Cornelia Hatcher accomplished much during her lifetime. From her leadership positions in organizations and clubs devoted to women’s rights to her advocacy for prohibition to her career as a writer and journalist, Cornelia’s drive for social change boosted the profile of women across Alaska and elsewhere. There’s no better time to reflect on her achievements than now as we commemorate the centenary of the 18th and 19th Amendments to the United States constitution and their impact upon Alaska.

 

 Alyssa Lapka from Palmer, Alaska, is attending the University of Alaska Anchorage, and plans to  graduate with a bachelor’s degree in history and minor in literature in spring, 2019. Lapka spent the fall 2018 semester interning for the Atwood Resource Center in the Anchorage Museum at Rasmuson Center.

Thank you to Sara Piasecki, Archivist, Anchorage Museum at Rasmuson Center, for assistance with the photographic research, and Ian Hartman, Professor of History, University of Alaska Anchorage.

 

Endnotes:

  1. Emma Kidd Hulburt “Presenting the Union Signal and Some Workers Past and Present,” The Union Signal, February 14, 1948 and Cornelia Templeton Jewett Hatcher Papers; Anchorage Museum, Gift of Robin Rustad, B2008.015.2.34.
  2. Cornelia Templeton Jewett Hatcher Papers; Anchorage Museum, Gift of Robin Rustad, B2008.015.1.10-11.
  3. The Union Signal, March 31, 1910. https://archive.org/details/unionsignaljourn36woma/page/n237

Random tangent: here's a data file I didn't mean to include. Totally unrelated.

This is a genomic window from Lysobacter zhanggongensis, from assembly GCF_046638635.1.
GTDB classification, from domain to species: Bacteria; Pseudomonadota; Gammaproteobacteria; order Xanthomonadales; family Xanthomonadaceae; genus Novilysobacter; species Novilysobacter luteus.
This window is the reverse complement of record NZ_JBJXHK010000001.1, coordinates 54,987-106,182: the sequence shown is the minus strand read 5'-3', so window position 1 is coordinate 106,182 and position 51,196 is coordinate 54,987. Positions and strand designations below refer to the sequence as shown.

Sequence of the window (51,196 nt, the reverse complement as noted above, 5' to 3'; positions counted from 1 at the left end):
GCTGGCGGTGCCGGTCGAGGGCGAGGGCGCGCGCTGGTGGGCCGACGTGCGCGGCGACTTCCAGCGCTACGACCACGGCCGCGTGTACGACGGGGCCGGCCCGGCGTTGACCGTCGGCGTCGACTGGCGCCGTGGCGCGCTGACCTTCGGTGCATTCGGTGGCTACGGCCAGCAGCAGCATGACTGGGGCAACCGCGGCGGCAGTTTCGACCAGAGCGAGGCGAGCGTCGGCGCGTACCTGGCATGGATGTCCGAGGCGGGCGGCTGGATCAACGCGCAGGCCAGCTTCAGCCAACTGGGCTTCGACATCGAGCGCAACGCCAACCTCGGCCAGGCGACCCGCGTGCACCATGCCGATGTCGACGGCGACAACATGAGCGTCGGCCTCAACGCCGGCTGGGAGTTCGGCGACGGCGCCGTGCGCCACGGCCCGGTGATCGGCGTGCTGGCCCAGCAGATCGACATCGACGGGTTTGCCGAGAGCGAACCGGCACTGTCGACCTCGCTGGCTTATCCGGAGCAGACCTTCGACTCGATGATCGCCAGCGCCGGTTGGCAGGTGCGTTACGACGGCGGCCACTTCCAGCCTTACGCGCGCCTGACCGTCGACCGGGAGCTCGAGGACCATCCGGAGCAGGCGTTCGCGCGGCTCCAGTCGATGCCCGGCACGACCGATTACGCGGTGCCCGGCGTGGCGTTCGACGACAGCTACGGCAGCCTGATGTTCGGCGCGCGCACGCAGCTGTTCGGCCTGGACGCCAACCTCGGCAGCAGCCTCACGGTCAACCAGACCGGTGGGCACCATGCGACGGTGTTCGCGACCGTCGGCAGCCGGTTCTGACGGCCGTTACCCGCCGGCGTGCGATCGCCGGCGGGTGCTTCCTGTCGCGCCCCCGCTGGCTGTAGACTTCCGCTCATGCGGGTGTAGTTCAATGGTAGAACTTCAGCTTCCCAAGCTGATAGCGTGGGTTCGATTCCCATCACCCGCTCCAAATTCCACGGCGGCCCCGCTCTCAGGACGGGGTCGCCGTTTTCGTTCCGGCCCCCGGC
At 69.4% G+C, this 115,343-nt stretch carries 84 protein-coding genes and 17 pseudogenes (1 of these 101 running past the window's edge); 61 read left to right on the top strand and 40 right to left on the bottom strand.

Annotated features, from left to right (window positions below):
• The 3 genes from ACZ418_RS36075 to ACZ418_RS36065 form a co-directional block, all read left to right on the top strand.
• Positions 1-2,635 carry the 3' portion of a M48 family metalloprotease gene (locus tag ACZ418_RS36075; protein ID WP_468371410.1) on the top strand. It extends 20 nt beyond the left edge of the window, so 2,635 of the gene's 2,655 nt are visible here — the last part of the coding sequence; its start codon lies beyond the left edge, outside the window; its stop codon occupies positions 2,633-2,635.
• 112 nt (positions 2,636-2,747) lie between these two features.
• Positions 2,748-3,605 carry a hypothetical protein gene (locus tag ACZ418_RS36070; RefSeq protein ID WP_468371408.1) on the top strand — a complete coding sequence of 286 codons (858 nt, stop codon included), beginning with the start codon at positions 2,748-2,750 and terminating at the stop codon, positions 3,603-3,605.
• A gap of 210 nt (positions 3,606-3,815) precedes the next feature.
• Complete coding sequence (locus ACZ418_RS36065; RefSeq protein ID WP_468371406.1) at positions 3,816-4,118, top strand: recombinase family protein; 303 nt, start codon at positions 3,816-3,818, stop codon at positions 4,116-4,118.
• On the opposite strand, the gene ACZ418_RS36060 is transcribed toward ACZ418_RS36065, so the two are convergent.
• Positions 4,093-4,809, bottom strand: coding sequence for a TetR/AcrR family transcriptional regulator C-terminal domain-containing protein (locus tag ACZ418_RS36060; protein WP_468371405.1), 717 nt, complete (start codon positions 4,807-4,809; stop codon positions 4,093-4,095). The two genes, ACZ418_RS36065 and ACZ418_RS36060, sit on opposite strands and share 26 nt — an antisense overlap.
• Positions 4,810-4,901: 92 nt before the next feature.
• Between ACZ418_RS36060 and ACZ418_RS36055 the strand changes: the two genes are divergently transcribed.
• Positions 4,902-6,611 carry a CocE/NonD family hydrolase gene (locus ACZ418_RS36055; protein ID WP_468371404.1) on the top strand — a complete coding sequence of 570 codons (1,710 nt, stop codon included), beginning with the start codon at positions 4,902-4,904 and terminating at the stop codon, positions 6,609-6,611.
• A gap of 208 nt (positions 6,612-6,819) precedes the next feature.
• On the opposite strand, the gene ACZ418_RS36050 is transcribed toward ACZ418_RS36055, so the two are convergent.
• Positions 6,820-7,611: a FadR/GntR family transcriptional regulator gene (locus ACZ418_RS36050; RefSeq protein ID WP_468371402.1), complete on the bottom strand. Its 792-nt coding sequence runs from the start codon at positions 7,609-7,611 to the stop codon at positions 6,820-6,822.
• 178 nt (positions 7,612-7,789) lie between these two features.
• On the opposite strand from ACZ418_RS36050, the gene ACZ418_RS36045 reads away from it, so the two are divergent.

4. Cornelia Templeton Jewett Hatcher Papers; Anchorage Museum, Gift of Robin Rustad, B2008.015.1.16
  5. Cornelia Templeton Jewett Hatcher Papers; Anchorage Museum, Gift of Robin Rustad, B2008.015.1.18.
  6. Cornelia Templeton Jewett, “W.C.T.U. Work in Alaska,” The Union Signal, January 5, 1911. https://archive.org/details/unionsignaljourn37woma/page/n9
  7. Cornelia Templeton Jewett Hatcher Papers; Anchorage Museum, Gift of Robin Rustad, B2008.015.2.25.
  8. Cornelia Templeton Jewett Hatcher Papers; Anchorage Museum, Gift of Robin Rustad, B2008.015.1.33 and “Shoup’s Suffrage Bill Passes,” The Alaska Daily Empire, March 14, 1913, https://chroniclingamerica.loc.gov/lccn/sn84020657/1913-03-14/ed-1/seq-1/.
  9. Cornelia Templeton Jewett Hatcher Papers; Anchorage Museum, Gift of Robin Rustad, B2008.015.1.33 and “Shoup’s Suffrage Bill Passes,” The Alaska Daily Empire, March 14, 1913, https://chroniclingamerica.loc.gov/lccn/sn84020657/1913-03-14/ed-1/seq-1/.
  10. Emma Kidd Hulburt “Presenting the Union Signal and Some Workers Past and Present,” The Union Signal, February 14, 1948.
  11. Cornelia Templeton Jewett Hatcher Papers; Anchorage Museum, Gift of Robin Rustad, B2008.015.1.40.
  12. Cornelia Templeton Jewett Hatcher Papers; Anchorage Museum, Gift of Robin Rustad, B2008.015.1.14.
  13. Cornelia Templeton Jewett Hatcher Papers; Anchorage Museum, Gift of Robin Rustad, B2008.015.1.24.